Seminars | Shull Wollan Center

High Pressure Interest Group Seminar - Utilizing neutron diffraction to non-destructively map residual stresses in operating high-pressure sample environments


Neutron diffraction has proven a valuable tool for materials characterization of engineering materials, specifically for the technique’s merits in residual stress mapping. Neutron diffraction allows for non-destructive spatial characterization of residual stresses in engineering materials with deep penetration, as opposed to x-ray diffraction which can only characterize the surface stress state. The HB2B beamline at HFIR has two decades of history mapping residual stresses in a variety of components and materials.

SWC Seminar - Nature of Quantum Spin Liquid in Kagome Heisenberg Antiferromagnet: Dynamics and Entanglement Response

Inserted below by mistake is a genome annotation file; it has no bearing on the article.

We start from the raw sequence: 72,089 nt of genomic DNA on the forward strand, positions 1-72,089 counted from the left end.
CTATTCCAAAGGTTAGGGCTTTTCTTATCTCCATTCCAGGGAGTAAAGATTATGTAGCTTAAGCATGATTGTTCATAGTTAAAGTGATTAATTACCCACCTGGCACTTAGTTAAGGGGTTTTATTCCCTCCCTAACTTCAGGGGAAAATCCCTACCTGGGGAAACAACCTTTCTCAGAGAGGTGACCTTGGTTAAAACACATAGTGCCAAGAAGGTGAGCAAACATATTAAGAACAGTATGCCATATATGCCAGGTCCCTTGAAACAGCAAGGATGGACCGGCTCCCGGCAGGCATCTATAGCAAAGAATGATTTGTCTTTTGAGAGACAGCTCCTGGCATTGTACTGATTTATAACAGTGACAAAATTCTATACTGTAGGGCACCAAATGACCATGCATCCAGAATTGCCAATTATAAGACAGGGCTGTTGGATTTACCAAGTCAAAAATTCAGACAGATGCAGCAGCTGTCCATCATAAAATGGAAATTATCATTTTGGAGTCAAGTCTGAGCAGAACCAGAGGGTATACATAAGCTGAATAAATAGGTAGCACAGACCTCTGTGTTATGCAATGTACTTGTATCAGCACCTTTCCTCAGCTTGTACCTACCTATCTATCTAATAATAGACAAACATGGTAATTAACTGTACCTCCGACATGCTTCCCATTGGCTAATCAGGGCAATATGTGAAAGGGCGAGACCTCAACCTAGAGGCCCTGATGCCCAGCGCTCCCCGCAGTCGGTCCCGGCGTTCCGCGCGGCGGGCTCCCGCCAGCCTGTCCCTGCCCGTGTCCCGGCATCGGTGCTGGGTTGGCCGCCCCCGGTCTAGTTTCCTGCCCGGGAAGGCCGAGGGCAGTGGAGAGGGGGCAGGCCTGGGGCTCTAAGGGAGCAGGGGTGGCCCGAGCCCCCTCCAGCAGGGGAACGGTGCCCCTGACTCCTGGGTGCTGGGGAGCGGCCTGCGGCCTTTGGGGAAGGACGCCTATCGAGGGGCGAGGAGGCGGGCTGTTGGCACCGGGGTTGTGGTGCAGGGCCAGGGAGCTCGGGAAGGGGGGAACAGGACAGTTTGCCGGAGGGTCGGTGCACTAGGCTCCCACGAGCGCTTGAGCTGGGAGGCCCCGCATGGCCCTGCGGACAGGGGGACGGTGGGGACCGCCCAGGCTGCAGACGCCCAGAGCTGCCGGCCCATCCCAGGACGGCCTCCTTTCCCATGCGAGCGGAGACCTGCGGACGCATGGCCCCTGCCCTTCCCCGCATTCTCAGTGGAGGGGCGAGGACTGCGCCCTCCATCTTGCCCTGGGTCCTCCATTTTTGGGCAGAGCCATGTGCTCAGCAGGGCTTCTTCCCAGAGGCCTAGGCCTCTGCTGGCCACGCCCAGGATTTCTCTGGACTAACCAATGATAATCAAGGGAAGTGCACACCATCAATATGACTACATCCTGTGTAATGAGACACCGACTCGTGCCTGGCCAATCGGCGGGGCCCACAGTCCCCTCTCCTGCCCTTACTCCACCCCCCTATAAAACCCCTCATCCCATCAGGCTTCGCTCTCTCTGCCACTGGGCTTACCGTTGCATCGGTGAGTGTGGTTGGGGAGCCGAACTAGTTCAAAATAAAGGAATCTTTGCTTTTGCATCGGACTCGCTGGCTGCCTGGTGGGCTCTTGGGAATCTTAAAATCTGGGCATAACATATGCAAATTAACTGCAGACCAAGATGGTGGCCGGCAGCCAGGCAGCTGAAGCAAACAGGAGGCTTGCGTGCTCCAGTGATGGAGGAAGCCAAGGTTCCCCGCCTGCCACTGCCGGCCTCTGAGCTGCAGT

Quantum spin liquids (QSL) are materials that do not order magnetically down to the lowest temperatures and host exotic excitations. The S = 1/2 Heisenberg antiferromagnet model on the kagome lattice (KAFM) constitutes one of the most promising platforms for QSL due to its geometric frustration. Experiments on the kagome compound herberthsmithite show that it is a QSL, but its nature remains under debate. 

Emergent Magnetic Anisotropy in the '115' Cerium-based Heavy Fermions

ABSTRACT: Metals containing cerium exhibit a diverse range of fascinating phenomena including heavy fermion behavior, quantum criticality, and novel states of matter such as unconventional superconductivity. The antiferromagnetic system CeIn3, which becomes superconducting under pressure, is a prototypical case of such physics. We have measured the magnetic H-T phase diagram of CeIn3, and show that above 40 T a surprising anisotropy develops.